A Colonial Wooing
Charles Conrad Abbott, M.D.
J. B. LIPPINCOTT COMPANY
J. B. Lippincott Company.
Printed by J. B. Lippincott Company, Philadelphia, U.S.A.
RECALLING THE SEVERAL OCCASIONS WHEN THE FORTUNES
OF RUTH AND JOHN WERE SO EARNESTLY DIS-
CUSSED, IT SEEMS AS FITTING AS IT IS
PLEASANT TO DEDICATE THIS
WHOSE INTEREST THEREIN URGED ME TO
WRITE WHAT I HAVE WRITTEN.
C. C. A.
April 10, 1895.
BY DR. ABBOTT
There was a strange silence everywhere, as is not uncommon in the month of August, for now the promises of summer had been made good, and the world is at rest. Not a leaf stirred, and, except the plaintive note of some far-off bird, I could hear only my own foot-falls. The trees and fields and shaded winding lane were as I had seen them last, when darkness shut them in, but now, in the early morning, it seemed as if the sun had brought sad tidings. It has always appeared to me that August days are days for retrospection, and that the mind is supersensitive at such a time. It takes notice of those things which in the hurry and clatter of June are overlooked. This is no mere whim, and on this occasion the effect was to convince me that something unusual had happened or was about to occur.
I had heard of an oaken chest, with huge brass clamps, and to-day set out to find it. There was not a wagon to be seen when I turned from the lane into the township road, and so I had the dusty highway to myself, a furthering of my fancy. Even more lonely was the wood-road into which I turned, and of late it had been so little used, it was as much the meeting-ground of bird-life as of humanity. Everywhere it was shaded by cedars of great age or by elms under which the moss had grown since colonial days. Along this ancient way the rambler has little to remind him of the changes wrought in the passing century. What few houses are passed in the course of a long walk are old-time structures, and more than one has been abandoned. The reason was plain: the land is poor, and whatever inducements were held out to the original settlers had not been continued to the fifth and sixth generations. Still, not all the tract had reverted to forest. A little garden-plot about each of the cottages that were occupied was still held back, by spade and hoe, from the encroachments of wild growth, and in the last cottage to be reached, surrounded by every feature of an old-fashioned garden, lived Silas Crabtree. As a child I had feared him, and now I both disliked and admired him; why—as is so often the case—I could not tell.
The man and his house were not unlike. The cottage was a long, low building, one and a half stories high. A window on each side of the door barely showed beneath the projecting roof of a narrow porch extending the full length of the front. There was a single step from the porch to the ground. From the roof projected two squat dormer windows. The shingles were darkened by long exposure, and patches of moss grew about the eaves. Silas was like this. The windows and door and long low step recalled his eyes, nose, and mouth, overtopped by low projecting brows and unkempt hair, that were well represented by the cottage roof with its moss and dormers. So far the house and its solitary inmate; but the open well with its long sweep, the clump of lilacs, the spreading beech with initials cut long years ago,—these were a poem.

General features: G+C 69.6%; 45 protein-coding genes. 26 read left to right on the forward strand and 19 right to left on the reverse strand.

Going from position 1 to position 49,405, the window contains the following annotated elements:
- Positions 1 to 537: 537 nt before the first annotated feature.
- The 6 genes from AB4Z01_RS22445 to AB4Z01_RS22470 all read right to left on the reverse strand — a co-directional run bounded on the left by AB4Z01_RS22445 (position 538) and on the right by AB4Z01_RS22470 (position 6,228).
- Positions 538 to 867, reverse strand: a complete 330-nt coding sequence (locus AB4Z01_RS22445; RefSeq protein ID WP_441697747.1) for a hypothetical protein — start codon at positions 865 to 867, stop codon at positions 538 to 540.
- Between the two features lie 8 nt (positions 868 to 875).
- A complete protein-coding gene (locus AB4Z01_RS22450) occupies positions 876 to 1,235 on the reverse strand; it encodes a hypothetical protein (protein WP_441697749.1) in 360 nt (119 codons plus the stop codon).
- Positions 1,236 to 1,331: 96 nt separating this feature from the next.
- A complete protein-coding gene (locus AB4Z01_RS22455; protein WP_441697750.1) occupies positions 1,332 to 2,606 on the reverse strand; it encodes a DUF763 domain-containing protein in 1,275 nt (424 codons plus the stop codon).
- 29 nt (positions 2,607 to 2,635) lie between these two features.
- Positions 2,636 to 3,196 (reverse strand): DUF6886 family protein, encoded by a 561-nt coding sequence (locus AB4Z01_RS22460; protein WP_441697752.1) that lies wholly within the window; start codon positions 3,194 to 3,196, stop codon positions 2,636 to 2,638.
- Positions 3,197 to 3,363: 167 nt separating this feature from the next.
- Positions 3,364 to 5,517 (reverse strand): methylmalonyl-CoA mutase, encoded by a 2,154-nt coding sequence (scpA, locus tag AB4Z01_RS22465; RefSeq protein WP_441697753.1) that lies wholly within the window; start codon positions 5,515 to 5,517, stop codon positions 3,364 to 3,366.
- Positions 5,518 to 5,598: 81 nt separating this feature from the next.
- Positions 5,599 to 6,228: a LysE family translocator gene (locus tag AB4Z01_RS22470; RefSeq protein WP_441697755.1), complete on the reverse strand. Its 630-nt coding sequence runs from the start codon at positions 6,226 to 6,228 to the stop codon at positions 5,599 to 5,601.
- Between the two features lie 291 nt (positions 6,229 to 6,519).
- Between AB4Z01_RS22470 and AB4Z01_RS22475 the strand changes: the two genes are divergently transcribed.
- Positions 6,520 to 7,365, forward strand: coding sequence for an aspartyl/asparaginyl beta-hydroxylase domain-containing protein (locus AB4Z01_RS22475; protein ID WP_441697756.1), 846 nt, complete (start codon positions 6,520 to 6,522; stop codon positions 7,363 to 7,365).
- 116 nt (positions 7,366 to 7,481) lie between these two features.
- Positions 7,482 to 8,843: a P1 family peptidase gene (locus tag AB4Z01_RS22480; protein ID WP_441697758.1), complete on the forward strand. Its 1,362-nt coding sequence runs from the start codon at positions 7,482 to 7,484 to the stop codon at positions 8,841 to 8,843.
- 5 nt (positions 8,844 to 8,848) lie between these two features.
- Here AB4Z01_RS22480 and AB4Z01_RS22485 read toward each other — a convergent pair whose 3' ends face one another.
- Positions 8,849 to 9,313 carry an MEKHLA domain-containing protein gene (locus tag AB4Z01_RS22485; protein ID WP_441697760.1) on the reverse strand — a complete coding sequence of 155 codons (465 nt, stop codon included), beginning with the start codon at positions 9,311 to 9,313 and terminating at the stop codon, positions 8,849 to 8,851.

While the day was yet young, I passed by, and Silas was sitting on the porch. The quiet of this month of day-dreams was unbroken. The cat-bird hopped about the grass, but was mute; a song-sparrow was perched on the topmost twig of a dead quince-bush, but did not sing; a troop of crows was passing overhead in perfect silence. Feeling more strongly than ever the moodiness of the morning, I strove to break the spell by shouting, with unnecessary emphasis, "Good-morning, Uncle Silas." With a sudden start the old man looked up and stared wildly about him. Straightway the cat-bird chirped, the sparrow sang, and from over the tree-tops came the welcome cawing of the crows. Even a black cat came from the house and rubbed its arched back against Silas's knees. The spell was broken, and the old man growled (for he could not talk as other men), "I'm glad you've come."
"Oh, I was only passing by; were you asleep?"
"Sleepin' or not, I was thinkin' of you. Come in."
Stepping rather reluctantly into the yard, I sat down on the floor of the porch near Silas,—for he did not offer to get me a chair,—and waited for him to speak.
"As a boy," said Silas, in softer tones than I had ever heard before, "you had a grudge again' me, as your father had again' mine, and your grandpap again' mine, and so on away back. It never showed much, that I know of, but the feelin' was there: and yet we started even, for my folks came from England as long ago as yourn.
"But there's no Crabtree besides me, and I wanted to get things in shape, for there's some would like the old cottage that ain't goin' to get it. I don't know that there's any more to tell you." And Silas looked out towards the road and into the woods upon its other side.